torque when you’re doing a long slide, the power is not as peaky at high revs and there’s enough power to keep the rear spinning and sliding. The S also comes with an electronically controlled limited-slip differential that lets the outside wheel rotate faster than the rear allowing long, controlled, smoky drifts.

It's great fun once you strike a rhythm
It's great fun once you strike a rhythmMercedes-AMG C 63 S

The third trick – the transition. This is where real skill comes in, when you make the car dance to your tune. You need an S bend, lets take a right in to left as an example. The first part is the same: turn right, gas, get the tail out, opposite lock, smile for the camera. But you’re not done, you want to keep it sideways for the next left hander so what you do is you give it a little more gas on the exit of the first corner, get more crossed up than you normally would and then aggressively get off the gas. This sudden lift upsets the weight balance of the car, shifts the weight to the front unloading the rear and making it even more frisky. You then use that weight shift, in the transition phase, to steer the nose to the left, in to the left hand corner, and at the same time all the momentum will have the back end snapping the other way. Then use your cat-like reflexes honed over many sessions of tyre destruction to catch the slide and back on the gas to powerslide in a blaze of glory. It looks awesome but more than that, from behind the wheel, it is the absolute best feeling in the world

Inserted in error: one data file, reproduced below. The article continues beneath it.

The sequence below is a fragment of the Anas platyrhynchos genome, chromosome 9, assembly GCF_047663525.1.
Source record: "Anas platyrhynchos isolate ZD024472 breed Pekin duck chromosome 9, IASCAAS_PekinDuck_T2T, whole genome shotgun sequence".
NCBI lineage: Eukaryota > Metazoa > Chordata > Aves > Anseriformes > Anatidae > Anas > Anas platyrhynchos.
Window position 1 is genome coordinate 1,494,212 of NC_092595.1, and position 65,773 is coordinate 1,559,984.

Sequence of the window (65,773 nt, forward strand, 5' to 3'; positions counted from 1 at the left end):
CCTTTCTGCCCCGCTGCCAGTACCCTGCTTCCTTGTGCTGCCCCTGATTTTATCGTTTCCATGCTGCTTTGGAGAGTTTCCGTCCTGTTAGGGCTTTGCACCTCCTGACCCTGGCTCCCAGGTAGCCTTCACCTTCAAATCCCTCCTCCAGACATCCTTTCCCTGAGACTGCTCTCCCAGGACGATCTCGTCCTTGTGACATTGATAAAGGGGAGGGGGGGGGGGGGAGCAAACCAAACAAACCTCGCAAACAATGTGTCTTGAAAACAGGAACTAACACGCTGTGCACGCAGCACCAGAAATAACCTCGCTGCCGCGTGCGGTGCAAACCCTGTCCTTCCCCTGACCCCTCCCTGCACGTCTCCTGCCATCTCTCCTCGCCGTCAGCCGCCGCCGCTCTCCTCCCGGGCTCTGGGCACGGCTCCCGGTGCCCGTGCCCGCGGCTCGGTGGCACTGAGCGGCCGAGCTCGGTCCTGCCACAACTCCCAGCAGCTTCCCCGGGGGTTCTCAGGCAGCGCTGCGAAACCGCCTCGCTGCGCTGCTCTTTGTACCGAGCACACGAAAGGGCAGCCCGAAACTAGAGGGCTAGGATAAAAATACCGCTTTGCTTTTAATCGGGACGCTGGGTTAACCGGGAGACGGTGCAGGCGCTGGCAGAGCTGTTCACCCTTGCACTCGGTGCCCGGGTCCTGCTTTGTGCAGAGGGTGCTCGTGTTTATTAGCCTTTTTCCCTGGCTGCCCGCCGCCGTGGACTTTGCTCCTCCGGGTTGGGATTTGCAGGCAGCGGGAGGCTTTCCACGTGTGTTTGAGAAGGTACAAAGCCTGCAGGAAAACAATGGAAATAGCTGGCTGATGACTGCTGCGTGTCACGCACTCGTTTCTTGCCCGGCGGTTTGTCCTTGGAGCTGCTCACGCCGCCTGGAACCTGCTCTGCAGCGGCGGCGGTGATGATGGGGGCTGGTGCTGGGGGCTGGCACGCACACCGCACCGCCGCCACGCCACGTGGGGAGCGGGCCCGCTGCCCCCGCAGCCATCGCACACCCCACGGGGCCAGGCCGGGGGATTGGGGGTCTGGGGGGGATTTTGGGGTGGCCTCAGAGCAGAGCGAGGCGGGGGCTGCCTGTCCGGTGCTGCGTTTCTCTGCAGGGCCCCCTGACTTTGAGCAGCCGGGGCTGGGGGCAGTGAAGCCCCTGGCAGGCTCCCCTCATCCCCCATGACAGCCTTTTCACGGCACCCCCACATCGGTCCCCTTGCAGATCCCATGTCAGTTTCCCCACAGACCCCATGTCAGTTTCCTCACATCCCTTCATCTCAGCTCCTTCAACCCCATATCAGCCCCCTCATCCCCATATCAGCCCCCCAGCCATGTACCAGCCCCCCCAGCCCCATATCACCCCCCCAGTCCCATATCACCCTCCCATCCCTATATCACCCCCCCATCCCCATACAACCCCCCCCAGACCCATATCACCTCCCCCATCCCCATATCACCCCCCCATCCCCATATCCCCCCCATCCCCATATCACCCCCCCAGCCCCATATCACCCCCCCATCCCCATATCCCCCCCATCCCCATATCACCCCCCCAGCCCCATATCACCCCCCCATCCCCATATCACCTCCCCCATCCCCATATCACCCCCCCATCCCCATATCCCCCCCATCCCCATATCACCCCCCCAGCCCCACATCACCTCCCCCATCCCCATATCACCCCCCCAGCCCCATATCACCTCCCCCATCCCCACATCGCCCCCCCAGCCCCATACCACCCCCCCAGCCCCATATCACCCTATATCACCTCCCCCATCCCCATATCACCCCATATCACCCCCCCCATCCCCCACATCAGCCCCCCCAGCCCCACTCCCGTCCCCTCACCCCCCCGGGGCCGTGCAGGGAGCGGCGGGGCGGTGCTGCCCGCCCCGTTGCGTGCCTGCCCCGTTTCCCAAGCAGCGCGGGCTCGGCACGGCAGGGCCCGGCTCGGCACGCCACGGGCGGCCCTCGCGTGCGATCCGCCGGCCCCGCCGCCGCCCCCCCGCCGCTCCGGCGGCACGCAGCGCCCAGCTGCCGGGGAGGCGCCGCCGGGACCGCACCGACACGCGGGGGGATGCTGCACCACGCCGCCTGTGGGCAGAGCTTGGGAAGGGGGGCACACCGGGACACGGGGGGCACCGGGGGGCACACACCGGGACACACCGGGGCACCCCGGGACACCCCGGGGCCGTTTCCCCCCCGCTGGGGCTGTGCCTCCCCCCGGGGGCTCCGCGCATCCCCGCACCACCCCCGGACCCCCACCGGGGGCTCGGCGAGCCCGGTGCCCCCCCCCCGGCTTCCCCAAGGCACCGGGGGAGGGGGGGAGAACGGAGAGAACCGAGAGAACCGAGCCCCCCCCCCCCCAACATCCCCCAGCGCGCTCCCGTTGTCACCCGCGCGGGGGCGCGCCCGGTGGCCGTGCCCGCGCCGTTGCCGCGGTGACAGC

You see, anybody can drive fast in a straight line. Anybody with two grains of intelligence can drive relatively fast round a corner. Driving fast round a corner with the tail hanging loose, rear tyres spinning up, front wheels pointed in the other direction, your eyes glued on the exit, and everything looking well in control – that takes skill. That’s called wheelsmanship.

And you’re not just doing it for the cameraman perched at the apex. Mastering the drift hones your reflexes and sharpens your sensitivity so the next time you hit a patch of dirt or oil on the road catching the ensuing slide will be second nature. It makes you a safer and more skilled road driver.

End of the day's play
End of the day's playMercedes-AMG C 63 S

It is also a skill that will come in handy when you set out to tame an awesomely powerful, rear-drive AMG like the C 63 S – a car that can hammer in quick lap times round the Buddh circuit (as we saw at the launch), shame supercars at the drag races (like I did at the Valley Run a few months ago) and also drift till the tyres scream blue bloody murder.